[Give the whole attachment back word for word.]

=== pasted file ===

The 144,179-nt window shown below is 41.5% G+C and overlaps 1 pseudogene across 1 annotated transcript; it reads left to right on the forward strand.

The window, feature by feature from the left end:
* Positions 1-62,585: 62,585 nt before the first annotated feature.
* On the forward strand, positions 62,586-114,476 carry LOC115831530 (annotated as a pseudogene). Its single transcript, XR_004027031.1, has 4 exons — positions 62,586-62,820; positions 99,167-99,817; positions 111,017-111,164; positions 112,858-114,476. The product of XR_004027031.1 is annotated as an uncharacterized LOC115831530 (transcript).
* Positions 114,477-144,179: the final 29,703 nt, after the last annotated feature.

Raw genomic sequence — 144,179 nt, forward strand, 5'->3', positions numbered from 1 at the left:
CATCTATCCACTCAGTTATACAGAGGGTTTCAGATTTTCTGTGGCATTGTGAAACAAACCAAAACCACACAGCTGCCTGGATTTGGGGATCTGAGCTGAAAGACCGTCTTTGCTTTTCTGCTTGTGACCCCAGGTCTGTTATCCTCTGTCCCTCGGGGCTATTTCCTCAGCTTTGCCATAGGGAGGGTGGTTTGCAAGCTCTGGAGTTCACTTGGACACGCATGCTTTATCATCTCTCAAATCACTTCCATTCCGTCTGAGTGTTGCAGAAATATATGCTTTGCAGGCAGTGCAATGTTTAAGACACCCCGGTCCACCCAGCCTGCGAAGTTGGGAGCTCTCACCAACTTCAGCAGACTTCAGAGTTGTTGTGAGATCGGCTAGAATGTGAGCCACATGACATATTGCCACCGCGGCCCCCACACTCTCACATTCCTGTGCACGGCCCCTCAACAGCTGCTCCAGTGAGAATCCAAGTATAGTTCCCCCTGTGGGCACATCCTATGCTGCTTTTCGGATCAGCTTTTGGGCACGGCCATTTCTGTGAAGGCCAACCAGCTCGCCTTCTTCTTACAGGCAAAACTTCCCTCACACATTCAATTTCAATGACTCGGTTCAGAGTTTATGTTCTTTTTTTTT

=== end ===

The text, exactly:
The 144,179-nt window shown below is 41.5% G+C and overlaps 1 pseudogene across 1 annotated transcript; it reads left to right on the forward strand.

The window, feature by feature from the left end:
* Positions 1-62,585: 62,585 nt before the first annotated feature.
* On the forward strand, positions 62,586-114,476 carry LOC115831530 (annotated as a pseudogene). Its single transcript, XR_004027031.1, has 4 exons — positions 62,586-62,820; positions 99,167-99,817; positions 111,017-111,164; positions 112,858-114,476. The product of XR_004027031.1 is annotated as an uncharacterized LOC115831530 (transcript).
* Positions 114,477-144,179: the final 29,703 nt, after the last annotated feature.

Raw genomic sequence — 144,179 nt, forward strand, 5'->3', positions numbered from 1 at the left:
CATCTATCCACTCAGTTATACAGAGGGTTTCAGATTTTCTGTGGCATTGTGAAACAAACCAAAACCACACAGCTGCCTGGATTTGGGGATCTGAGCTGAAAGACCGTCTTTGCTTTTCTGCTTGTGACCCCAGGTCTGTTATCCTCTGTCCCTCGGGGCTATTTCCTCAGCTTTGCCATAGGGAGGGTGGTTTGCAAGCTCTGGAGTTCACTTGGACACGCATGCTTTATCATCTCTCAAATCACTTCCATTCCGTCTGAGTGTTGCAGAAATATATGCTTTGCAGGCAGTGCAATGTTTAAGACACCCCGGTCCACCCAGCCTGCGAAGTTGGGAGCTCTCACCAACTTCAGCAGACTTCAGAGTTGTTGTGAGATCGGCTAGAATGTGAGCCACATGACATATTGCCACCGCGGCCCCCACACTCTCACATTCCTGTGCACGGCCCCTCAACAGCTGCTCCAGTGAGAATCCAAGTATAGTTCCCCCTGTGGGCACATCCTATGCTGCTTTTCGGATCAGCTTTTGGGCACGGCCATTTCTGTGAAGGCCAACCAGCTCGCCTTCTTCTTACAGGCAAAACTTCCCTCACACATTCAATTTCAATGACTCGGTTCAGAGTTTATGTTCTTTTTTTTT